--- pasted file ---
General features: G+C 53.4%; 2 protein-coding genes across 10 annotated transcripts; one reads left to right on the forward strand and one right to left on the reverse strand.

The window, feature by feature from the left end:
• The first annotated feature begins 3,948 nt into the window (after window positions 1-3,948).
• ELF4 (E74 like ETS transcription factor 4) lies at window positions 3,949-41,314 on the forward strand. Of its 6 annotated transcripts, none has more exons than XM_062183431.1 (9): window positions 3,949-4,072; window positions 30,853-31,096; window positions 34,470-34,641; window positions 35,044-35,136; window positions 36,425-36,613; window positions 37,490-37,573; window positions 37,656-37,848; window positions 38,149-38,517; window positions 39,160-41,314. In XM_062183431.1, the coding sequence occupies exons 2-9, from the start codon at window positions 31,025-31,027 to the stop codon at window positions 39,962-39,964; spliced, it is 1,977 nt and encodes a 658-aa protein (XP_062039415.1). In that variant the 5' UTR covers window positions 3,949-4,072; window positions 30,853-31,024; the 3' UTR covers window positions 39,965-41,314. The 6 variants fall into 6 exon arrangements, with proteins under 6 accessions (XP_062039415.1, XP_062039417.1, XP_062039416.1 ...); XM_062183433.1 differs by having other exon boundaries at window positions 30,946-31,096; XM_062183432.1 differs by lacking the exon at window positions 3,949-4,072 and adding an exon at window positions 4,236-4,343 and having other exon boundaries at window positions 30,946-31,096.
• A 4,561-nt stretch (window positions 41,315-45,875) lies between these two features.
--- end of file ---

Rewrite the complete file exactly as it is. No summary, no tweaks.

General features: G+C 53.4%; 2 protein-coding genes across 10 annotated transcripts; one reads left to right on the forward strand and one right to left on the reverse strand.

The window, feature by feature from the left end:
• The first annotated feature begins 3,948 nt into the window (after window positions 1-3,948).
• ELF4 (E74 like ETS transcription factor 4) lies at window positions 3,949-41,314 on the forward strand. Of its 6 annotated transcripts, none has more exons than XM_062183431.1 (9): window positions 3,949-4,072; window positions 30,853-31,096; window positions 34,470-34,641; window positions 35,044-35,136; window positions 36,425-36,613; window positions 37,490-37,573; window positions 37,656-37,848; window positions 38,149-38,517; window positions 39,160-41,314. In XM_062183431.1, the coding sequence occupies exons 2-9, from the start codon at window positions 31,025-31,027 to the stop codon at window positions 39,962-39,964; spliced, it is 1,977 nt and encodes a 658-aa protein (XP_062039415.1). In that variant the 5' UTR covers window positions 3,949-4,072; window positions 30,853-31,024; the 3' UTR covers window positions 39,965-41,314. The 6 variants fall into 6 exon arrangements, with proteins under 6 accessions (XP_062039415.1, XP_062039417.1, XP_062039416.1 ...); XM_062183433.1 differs by having other exon boundaries at window positions 30,946-31,096; XM_062183432.1 differs by lacking the exon at window positions 3,949-4,072 and adding an exon at window positions 4,236-4,343 and having other exon boundaries at window positions 30,946-31,096.
• A 4,561-nt stretch (window positions 41,315-45,875) lies between these two features.